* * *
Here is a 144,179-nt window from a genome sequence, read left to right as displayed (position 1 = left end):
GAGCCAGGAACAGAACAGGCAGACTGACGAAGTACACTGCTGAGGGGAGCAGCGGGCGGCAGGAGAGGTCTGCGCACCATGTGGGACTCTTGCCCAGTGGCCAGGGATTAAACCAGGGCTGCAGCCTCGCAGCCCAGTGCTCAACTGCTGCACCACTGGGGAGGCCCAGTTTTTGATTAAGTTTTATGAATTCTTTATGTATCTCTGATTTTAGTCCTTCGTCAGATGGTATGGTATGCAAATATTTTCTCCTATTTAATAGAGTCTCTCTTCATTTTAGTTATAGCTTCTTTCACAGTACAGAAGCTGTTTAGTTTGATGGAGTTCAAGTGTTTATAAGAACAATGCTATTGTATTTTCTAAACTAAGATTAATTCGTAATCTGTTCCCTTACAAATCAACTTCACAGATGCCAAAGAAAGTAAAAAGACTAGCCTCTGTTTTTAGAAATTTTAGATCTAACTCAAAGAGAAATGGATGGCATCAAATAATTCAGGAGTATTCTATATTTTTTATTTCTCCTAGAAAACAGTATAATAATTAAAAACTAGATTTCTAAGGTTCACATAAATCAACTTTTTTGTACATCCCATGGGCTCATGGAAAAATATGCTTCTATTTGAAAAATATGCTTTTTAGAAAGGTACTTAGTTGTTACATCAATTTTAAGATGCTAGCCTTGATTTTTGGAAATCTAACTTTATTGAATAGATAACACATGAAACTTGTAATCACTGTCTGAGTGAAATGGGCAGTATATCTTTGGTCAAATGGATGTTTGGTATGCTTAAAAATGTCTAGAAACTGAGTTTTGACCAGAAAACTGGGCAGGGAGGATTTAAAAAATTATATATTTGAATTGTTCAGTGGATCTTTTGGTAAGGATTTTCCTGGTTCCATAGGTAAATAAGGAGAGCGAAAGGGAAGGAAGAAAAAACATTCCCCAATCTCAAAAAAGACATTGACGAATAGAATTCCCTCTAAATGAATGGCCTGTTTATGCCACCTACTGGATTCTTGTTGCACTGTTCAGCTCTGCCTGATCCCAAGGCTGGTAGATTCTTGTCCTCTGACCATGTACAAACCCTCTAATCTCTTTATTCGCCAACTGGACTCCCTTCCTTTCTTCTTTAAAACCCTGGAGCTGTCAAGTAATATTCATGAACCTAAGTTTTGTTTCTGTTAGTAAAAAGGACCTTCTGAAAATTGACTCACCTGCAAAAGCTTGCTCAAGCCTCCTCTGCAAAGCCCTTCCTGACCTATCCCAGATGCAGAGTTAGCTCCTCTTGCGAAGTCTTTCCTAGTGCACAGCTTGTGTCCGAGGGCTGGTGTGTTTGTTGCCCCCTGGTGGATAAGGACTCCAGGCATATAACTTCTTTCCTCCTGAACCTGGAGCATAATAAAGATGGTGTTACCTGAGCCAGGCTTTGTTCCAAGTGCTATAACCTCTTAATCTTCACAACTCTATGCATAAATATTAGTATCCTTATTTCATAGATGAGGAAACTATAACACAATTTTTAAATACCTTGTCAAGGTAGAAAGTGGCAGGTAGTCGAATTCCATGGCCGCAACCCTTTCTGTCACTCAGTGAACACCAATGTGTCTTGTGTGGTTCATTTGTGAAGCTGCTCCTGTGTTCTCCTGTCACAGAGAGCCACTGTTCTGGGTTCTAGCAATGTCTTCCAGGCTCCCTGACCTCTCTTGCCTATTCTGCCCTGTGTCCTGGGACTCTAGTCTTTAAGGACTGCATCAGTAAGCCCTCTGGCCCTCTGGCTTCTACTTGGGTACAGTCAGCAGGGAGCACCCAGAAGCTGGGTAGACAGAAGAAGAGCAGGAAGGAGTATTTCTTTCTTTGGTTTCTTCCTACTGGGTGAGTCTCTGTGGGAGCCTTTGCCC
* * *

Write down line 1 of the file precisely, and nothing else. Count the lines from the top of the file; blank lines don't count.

Here is a 144,179-nt window from a genome sequence, read left to right as displayed (position 1 = left end):